Dartmouth Economy Faces COVID-Related Dangers [OPINION]
The recent $25,000 raise of the salary of the Dartmouth town administrator is causing tensions about the town budget and the future of the town's finances.
In a split vote, the Dartmouth Select Board voted to give a jaw-dropping raise to its top employee. They might have lost him to another town if they didn't offer him a base salary of $185,000 with additional annual raises built into his new contract.
Compared to the annual budget, this additional $25,000 isn't a lot of money. However, the debate about this salary naturally flows into the larger questions and discussions about the future financial picture of this seaside town sandwiched between the cities of New Bedford and Fall River.
According to Standards and Poors, the town's economy is "anchored by the presence of the University of Massachusetts' (UMass) Dartmouth Campus" and that is one of the reasons the bond rating company liked the town's finances enough to raise the bond rating. This report is a bit dated but it is the only one made available to the taxpayers, the media, and the general public by the Dartmouth Town Treasurer's office online.
Due to COVID-19, the campus in Dartmouth is almost entirely deserted. The students and faculty are mostly off-campus and operating remotely. That means the retail establishments in Dartmouth no longer have the opportunity to provide commercial services to thousands of potential customers. The dorms are empty and the bondholders are concerned about the money they lent to build the new dorms on the Dartmouth campus. UMass Dartmouth is in the financial news for the wrong reasons.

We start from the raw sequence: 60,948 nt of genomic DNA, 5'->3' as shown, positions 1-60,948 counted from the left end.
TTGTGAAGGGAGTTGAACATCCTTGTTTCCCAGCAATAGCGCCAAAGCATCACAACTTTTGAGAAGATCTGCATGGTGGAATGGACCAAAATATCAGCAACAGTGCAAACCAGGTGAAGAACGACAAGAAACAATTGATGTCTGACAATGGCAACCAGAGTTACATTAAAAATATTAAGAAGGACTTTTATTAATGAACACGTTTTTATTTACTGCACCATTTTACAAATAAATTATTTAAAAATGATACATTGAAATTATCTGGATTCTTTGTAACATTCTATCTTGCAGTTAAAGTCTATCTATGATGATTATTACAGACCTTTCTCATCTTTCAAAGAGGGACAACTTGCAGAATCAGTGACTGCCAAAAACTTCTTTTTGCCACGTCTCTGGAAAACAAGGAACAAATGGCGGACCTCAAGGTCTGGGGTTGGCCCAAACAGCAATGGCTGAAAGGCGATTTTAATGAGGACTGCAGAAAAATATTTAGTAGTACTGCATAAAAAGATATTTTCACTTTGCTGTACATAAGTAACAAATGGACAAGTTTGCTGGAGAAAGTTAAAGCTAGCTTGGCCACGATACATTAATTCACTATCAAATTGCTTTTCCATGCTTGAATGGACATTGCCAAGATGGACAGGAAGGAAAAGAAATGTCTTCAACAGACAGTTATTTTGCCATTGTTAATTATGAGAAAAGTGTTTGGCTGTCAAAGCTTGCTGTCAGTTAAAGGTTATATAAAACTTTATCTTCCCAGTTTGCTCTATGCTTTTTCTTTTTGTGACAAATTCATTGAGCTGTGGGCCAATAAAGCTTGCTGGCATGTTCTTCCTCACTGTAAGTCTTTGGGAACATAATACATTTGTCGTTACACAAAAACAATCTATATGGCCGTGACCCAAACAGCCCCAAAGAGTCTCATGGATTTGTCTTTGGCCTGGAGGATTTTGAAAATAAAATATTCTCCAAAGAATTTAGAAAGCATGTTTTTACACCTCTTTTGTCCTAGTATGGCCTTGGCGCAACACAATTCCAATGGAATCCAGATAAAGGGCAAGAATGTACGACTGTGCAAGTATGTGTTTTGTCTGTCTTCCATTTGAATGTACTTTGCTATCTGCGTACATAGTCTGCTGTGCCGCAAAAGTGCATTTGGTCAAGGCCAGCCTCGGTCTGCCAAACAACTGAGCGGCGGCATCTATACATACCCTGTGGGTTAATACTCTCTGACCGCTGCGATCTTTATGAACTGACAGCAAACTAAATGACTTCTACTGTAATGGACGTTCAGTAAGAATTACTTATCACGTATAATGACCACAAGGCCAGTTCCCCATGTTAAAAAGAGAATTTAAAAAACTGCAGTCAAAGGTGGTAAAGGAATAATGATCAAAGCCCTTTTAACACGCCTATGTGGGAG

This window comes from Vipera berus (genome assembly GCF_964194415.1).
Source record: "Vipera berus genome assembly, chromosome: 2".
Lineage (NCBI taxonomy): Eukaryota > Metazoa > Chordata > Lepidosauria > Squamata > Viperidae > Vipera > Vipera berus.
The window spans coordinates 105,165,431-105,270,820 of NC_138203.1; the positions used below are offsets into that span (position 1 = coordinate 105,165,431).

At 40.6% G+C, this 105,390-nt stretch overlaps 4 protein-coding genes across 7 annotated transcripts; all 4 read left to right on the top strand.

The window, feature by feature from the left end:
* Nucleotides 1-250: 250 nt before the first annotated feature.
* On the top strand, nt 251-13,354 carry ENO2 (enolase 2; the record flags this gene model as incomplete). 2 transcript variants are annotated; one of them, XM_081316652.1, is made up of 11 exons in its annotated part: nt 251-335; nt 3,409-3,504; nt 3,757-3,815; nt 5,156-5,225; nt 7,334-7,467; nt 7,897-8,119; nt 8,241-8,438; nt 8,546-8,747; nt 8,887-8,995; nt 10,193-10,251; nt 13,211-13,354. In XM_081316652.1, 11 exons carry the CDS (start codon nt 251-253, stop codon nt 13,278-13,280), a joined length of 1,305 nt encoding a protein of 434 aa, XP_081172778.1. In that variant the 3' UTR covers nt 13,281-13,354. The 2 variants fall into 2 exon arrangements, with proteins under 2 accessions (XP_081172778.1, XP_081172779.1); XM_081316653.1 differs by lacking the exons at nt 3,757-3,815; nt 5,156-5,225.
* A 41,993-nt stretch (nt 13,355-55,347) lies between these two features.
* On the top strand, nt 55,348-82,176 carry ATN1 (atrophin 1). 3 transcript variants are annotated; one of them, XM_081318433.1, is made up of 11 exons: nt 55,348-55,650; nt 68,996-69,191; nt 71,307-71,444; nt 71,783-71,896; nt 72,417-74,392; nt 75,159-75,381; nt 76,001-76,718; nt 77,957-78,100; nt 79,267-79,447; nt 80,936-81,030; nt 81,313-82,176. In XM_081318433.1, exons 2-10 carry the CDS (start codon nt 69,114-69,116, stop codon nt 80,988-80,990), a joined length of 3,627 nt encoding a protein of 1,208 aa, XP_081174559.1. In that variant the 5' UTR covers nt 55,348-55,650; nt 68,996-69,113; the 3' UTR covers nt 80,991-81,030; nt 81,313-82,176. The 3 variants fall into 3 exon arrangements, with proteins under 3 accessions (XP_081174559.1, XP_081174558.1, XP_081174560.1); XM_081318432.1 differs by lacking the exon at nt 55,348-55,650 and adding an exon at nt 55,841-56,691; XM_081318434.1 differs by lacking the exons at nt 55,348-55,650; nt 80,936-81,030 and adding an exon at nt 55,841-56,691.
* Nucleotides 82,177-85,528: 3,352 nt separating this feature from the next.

The largest taxpayer in town is the Dartmouth Mall, according to the S&P report provided by the treasurer's office. The town has other big box stores like Walmart, Kohl's, Target, and Dick's Sporting Goods, along with national chain restaurants making up the town's tax base. COVID-19 has done massive damage to in-person retail shopping and dining. Online shopping and food delivery services have filled in some of the demand space and have continued to change retail shopping patterns.
What will happen to Dartmouth's municipal finances as fewer people come to the university and the retail stores to shop?
Chris McCarthy is the host of The Chris McCarthy Show on 1420 WBSM New Bedford. He can be heard weekdays from 10 a.m. to noon. Contact him at firstname.lastname@example.org and follow him on Twitter @Chris_topher_Mc. The opinions expressed in this commentary are solely those of the author.